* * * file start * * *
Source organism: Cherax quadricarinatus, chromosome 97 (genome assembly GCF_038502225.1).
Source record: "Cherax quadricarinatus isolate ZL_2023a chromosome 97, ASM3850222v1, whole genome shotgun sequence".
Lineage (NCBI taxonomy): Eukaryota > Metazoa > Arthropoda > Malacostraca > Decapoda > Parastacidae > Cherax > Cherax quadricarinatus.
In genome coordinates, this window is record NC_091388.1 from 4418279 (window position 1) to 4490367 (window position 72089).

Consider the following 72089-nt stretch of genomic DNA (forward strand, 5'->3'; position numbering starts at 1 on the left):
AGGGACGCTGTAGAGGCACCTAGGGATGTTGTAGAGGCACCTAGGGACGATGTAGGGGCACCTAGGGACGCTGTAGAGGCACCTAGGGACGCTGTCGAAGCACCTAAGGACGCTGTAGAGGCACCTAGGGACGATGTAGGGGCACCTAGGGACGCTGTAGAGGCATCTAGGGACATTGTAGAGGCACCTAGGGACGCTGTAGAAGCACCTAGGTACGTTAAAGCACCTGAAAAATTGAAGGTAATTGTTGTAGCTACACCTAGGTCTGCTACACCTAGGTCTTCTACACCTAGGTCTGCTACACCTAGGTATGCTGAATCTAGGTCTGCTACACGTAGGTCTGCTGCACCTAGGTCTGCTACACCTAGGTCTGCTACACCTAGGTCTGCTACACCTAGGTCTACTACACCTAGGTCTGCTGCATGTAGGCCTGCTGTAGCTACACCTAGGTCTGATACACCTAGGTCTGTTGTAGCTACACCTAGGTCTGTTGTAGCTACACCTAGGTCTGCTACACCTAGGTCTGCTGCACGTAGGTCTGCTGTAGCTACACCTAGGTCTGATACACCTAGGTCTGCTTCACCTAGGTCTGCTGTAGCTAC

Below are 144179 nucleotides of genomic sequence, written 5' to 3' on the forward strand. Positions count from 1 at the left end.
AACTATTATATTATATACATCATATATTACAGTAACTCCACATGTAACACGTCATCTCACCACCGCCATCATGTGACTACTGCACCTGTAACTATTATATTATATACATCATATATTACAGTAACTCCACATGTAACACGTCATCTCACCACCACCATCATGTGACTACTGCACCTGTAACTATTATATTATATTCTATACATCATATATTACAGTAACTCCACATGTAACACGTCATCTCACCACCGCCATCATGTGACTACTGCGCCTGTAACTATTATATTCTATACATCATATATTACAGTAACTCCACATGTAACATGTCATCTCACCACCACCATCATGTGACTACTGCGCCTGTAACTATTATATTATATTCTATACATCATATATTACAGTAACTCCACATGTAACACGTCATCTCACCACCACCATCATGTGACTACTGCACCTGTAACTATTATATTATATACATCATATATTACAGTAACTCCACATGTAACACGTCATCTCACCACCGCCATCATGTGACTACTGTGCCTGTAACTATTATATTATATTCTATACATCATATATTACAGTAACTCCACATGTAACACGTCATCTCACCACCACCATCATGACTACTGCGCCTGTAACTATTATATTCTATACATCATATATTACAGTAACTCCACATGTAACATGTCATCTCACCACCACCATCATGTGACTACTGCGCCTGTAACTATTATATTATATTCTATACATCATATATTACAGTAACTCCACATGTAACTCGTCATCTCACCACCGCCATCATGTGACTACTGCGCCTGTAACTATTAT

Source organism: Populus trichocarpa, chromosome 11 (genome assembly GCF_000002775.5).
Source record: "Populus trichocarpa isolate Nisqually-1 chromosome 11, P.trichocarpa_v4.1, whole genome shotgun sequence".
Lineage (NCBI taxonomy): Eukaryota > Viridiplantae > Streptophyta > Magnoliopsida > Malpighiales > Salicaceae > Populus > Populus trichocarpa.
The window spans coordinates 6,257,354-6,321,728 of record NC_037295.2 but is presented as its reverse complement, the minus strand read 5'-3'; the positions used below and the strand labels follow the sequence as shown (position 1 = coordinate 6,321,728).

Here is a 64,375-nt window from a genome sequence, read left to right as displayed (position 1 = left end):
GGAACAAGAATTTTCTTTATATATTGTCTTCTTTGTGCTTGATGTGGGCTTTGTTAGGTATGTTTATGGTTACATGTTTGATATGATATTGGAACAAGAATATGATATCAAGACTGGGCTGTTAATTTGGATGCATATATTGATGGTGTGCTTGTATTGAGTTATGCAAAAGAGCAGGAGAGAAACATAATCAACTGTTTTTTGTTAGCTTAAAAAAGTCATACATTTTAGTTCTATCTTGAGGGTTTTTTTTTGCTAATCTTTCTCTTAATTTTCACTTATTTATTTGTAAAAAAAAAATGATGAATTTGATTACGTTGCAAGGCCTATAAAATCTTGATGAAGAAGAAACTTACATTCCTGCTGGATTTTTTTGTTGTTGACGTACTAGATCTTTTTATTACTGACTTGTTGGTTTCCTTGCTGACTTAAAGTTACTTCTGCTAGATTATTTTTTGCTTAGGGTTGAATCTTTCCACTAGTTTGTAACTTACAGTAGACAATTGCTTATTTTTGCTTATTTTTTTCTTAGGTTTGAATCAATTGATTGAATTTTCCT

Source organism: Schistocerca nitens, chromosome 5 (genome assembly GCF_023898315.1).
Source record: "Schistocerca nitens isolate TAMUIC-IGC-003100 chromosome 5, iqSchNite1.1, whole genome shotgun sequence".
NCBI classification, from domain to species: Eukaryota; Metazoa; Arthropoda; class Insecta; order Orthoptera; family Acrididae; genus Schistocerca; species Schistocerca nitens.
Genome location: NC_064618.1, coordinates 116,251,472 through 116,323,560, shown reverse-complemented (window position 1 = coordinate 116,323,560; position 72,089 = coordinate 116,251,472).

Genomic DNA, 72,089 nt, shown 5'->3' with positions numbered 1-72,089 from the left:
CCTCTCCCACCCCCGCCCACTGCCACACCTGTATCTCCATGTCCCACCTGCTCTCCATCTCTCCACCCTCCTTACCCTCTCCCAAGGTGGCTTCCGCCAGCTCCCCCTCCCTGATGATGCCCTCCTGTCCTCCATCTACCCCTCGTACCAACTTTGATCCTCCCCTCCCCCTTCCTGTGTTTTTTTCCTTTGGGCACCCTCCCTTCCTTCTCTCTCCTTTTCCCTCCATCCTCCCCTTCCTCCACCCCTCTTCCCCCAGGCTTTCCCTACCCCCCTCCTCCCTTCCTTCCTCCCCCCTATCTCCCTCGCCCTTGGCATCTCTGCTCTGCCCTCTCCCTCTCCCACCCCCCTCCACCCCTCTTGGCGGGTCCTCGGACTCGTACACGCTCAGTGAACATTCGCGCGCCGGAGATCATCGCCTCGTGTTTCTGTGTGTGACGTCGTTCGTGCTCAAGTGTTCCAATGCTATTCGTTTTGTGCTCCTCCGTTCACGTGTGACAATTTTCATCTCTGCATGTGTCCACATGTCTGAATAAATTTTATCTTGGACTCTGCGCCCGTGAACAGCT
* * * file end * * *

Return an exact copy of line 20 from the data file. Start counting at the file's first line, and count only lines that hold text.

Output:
CCTCTCCCACCCCCGCCCACTGCCACACCTGTATCTCCATGTCCCACCTGCTCTCCATCTCTCCACCCTCCTTACCCTCTCCCAAGGTGGCTTCCGCCAGCTCCCCCTCCCTGATGATGCCCTCCTGTCCTCCATCTACCCCTCGTACCAACTTTGATCCTCCCCTCCCCCTTCCTGTGTTTTTTTCCTTTGGGCACCCTCCCTTCCTTCTCTCTCCTTTTCCCTCCATCCTCCCCTTCCTCCACCCCTCTTCCCCCAGGCTTTCCCTACCCCCCTCCTCCCTTCCTTCCTCCCCCCTATCTCCCTCGCCCTTGGCATCTCTGCTCTGCCCTCTCCCTCTCCCACCCCCCTCCACCCCTCTTGGCGGGTCCTCGGACTCGTACACGCTCAGTGAACATTCGCGCGCCGGAGATCATCGCCTCGTGTTTCTGTGTGTGACGTCGTTCGTGCTCAAGTGTTCCAATGCTATTCGTTTTGTGCTCCTCCGTTCACGTGTGACAATTTTCATCTCTGCATGTGTCCACATGTCTGAATAAATTTTATCTTGGACTCTGCGCCCGTGAACAGCT